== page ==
Now, for the whole run down on exactly what we’ve been up to here! We got on our plane at like 5:45 or so after our suitcase incident (refer to Alex’s article). On our plane to London, Alex and I watched “The School of Rock” and started to watch “Tomb Raider”, but never finished it. We stayed in London for a few hours. We did a little shopping but I didn’t get anything. We then boarded our plane for Milan. When we got to Milan, a woman was waiting for us with our car information. We got a Peugeot, and our license plate is red because it is a French car. We managed to just fit all of our luggage into the trunk and we were off! For the four hours it took to get to Siena, we listened to music in the car, pointed out beautiful sites, and slept (well not dad).

We arrived in Siena at about 5 in Italian time (maybe like 11 am in America) I was too tired to get out of the car to see Angelo, Laura, and Giulia, and so was Alex, so we stayed in the car and slept. We were woken when our parents got back into the car, with Laura too. We made our way to the Police Station to get permission to drive our car next to the Duomo , so we could unload our baggage. They gave us 30 minutes, so we rushed to our new apartment. After carrying our heavy bags up the 5 flights of stairs, I crashed. I was too tired to eat dinner when Carla, Antonio, Angelo, Laura, and Giulia came, so I just slept more.

Lucky for me, there were leftovers in the morning! For breakfast I had proscioutto, pasta, and a torta that Carla made, with ham and carrots. I also had delicious orange juice and when Dad got back, we made hot chocolate. After breakfast, we all took showers and took out our clothes from our suitcases. Yup, we’re here to stay for a while. After that, it was about 11 here, mom and I crashed again and fell asleep under the green monster on a couch.

While we were sleeping, Alex and Dad went out and got more food. They woke Mom and I up for lunch. We had pasta with zucchini and artichokes (carciofi). After lunch, we had our first Italian lesson. We started at chapter one in the Italian book I had been using in class, so naturally I knew most of the material already. We all went out for a walk after that. In the city, we bought more food and went to a department store for some pots and pans. Since we don’t have a phone yet, we had to use a public phone in the piazza. We then went home and ate sandwiches and leftovers for dinner. Yumm. Then sleepy time. I’m sleeping in the TV room because it is supposedly warmer. Whatever, as long as I have the green monster, I’m okay!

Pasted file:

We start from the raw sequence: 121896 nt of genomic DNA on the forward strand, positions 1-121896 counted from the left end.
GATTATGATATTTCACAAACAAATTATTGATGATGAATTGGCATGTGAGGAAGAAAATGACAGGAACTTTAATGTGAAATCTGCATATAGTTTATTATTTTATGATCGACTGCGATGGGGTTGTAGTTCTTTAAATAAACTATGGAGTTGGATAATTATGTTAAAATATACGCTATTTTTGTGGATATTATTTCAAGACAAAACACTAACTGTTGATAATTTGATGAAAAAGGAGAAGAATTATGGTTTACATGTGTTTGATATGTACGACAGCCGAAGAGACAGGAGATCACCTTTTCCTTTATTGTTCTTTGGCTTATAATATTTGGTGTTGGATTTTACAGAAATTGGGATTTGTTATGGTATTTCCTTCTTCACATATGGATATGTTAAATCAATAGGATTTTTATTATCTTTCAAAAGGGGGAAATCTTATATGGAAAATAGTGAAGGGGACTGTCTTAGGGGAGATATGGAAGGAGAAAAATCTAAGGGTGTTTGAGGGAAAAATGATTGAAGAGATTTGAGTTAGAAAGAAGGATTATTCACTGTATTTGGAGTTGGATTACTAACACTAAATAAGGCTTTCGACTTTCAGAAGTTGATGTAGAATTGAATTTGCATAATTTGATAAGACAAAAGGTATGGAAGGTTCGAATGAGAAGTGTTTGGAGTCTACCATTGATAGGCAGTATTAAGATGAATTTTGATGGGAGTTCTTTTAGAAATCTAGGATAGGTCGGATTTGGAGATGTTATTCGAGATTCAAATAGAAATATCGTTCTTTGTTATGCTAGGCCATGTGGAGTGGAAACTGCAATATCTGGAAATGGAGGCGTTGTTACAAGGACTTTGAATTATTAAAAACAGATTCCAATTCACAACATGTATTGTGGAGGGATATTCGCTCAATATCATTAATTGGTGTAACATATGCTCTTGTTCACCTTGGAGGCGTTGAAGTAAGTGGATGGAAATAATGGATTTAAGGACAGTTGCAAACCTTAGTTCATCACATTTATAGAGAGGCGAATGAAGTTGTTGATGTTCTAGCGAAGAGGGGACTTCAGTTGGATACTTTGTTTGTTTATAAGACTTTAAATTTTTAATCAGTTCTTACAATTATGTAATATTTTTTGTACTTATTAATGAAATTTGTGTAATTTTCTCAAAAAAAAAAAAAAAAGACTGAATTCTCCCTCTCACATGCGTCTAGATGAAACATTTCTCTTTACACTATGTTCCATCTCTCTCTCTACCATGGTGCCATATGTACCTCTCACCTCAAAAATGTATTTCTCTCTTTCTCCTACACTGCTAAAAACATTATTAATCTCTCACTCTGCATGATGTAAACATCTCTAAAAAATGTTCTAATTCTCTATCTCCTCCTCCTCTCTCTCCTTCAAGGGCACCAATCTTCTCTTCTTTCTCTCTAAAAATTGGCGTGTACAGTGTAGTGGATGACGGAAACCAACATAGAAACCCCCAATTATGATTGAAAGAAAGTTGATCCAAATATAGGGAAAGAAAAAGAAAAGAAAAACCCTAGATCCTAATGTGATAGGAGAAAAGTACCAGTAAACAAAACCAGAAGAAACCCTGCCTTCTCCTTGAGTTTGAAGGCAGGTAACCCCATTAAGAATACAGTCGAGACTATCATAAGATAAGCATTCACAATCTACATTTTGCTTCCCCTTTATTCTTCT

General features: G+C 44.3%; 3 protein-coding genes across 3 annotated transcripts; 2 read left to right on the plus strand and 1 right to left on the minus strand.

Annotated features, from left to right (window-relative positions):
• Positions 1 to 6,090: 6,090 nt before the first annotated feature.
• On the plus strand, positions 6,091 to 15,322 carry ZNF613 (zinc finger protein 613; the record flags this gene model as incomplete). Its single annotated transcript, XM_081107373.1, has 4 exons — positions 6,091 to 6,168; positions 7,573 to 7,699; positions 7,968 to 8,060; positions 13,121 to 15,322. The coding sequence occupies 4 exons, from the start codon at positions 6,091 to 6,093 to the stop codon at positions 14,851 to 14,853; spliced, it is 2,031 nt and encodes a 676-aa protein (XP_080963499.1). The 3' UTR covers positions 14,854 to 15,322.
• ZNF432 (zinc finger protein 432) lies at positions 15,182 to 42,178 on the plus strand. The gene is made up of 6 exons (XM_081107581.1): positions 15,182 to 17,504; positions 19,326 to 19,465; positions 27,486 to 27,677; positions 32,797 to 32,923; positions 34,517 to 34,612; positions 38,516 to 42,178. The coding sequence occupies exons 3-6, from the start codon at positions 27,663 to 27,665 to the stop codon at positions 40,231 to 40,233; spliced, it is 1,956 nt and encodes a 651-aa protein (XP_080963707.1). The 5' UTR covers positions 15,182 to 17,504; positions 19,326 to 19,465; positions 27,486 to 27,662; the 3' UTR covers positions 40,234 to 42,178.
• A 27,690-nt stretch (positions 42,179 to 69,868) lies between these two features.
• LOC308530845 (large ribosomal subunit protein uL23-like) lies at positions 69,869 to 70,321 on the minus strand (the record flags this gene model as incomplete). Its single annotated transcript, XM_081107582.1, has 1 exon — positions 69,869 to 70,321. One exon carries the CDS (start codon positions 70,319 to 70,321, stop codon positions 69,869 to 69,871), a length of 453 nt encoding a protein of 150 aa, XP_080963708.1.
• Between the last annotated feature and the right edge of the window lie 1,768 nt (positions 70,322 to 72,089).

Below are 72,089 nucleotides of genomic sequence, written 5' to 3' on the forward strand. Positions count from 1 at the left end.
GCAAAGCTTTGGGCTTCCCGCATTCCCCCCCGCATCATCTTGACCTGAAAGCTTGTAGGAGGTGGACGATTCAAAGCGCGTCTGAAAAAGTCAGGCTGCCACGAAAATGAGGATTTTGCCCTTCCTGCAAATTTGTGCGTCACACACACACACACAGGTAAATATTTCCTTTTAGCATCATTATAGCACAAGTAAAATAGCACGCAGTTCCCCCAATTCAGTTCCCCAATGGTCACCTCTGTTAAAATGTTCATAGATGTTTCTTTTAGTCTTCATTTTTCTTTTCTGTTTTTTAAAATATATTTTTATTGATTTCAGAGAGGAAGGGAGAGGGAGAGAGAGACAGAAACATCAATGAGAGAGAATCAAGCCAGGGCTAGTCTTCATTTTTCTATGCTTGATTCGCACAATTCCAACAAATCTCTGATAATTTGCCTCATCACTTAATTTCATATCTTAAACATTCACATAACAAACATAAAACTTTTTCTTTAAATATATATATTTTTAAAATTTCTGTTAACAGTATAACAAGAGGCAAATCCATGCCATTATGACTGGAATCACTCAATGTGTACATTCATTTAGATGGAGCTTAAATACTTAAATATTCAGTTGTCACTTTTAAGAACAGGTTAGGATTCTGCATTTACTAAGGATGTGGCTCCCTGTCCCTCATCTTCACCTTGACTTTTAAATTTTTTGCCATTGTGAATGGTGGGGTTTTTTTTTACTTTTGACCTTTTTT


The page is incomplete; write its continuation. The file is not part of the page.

2004-02-25 22:20:40 bellonick1214 Re: Our first day living in the apartment!

i bet your view of the city is amazing. geeze when i look out my window i see hmmm 2 cars. my moms and my dads. you guys see everything! 

Wednesday, February 04, 2004

The Forgotten Bag (by Alex)

BOSTON, February 4th

In the airport today, a very funny thing happened, funny in my eyes, but not in anyone else’s. You can be the judge when you finish reading.

Sarah was bringing bags downstairs that were going to be put in the cab. She couldn't carry one of the bags downstairs, because it was too heavy. She kind of mumbled to my dad that there was one bag left upstairs. My dad was so concentrated on whatever he was doing that he kind of dismissed the comment.

The cab arrived, so Sarah and I began to bring the bags out to it. As we got in the car, my dad looked around, and it all looked good. He had not taken any bags out to the car, so he did not know which bags had been brought out, and which had not.

We got to the airport, and even got in a line before we realized that the bag was missing. The bag contained Sarah and mom's clothes.

Also, off the topic, my clothes could not have been in there because I got the remaining (tiny) bag for MY clothes.

My dad quickly called the Taxi Company. He arranged this whole tag-team type solution. Our neighbor (Mrs. Duys) would let the taxi driver into the house with her copy of the keys. Next, he would find the 80lb suitcase using a set of directions dictated by my father. He would then bring the suitcase to the airport within 30 minutes (our time limit given to us by the airport service representatives who were concerned about boarding the international flight).

My parents had cancelled their cell phones the day before, so it complicated things quite a bit. We couldn't board the airplane without the last bag, but we couldn't split up, because we had no cell phones. It was a lose-lose situation, so the family decided that we would rather stay together as a family and would all take a later flight if the bag did no arrive.

What ended up happening was the bag came right on the deadline, and there were still people behind us in the security line to get into the plane. All's well that ends well. But that doesn't mean nails weren't bit in the mean time.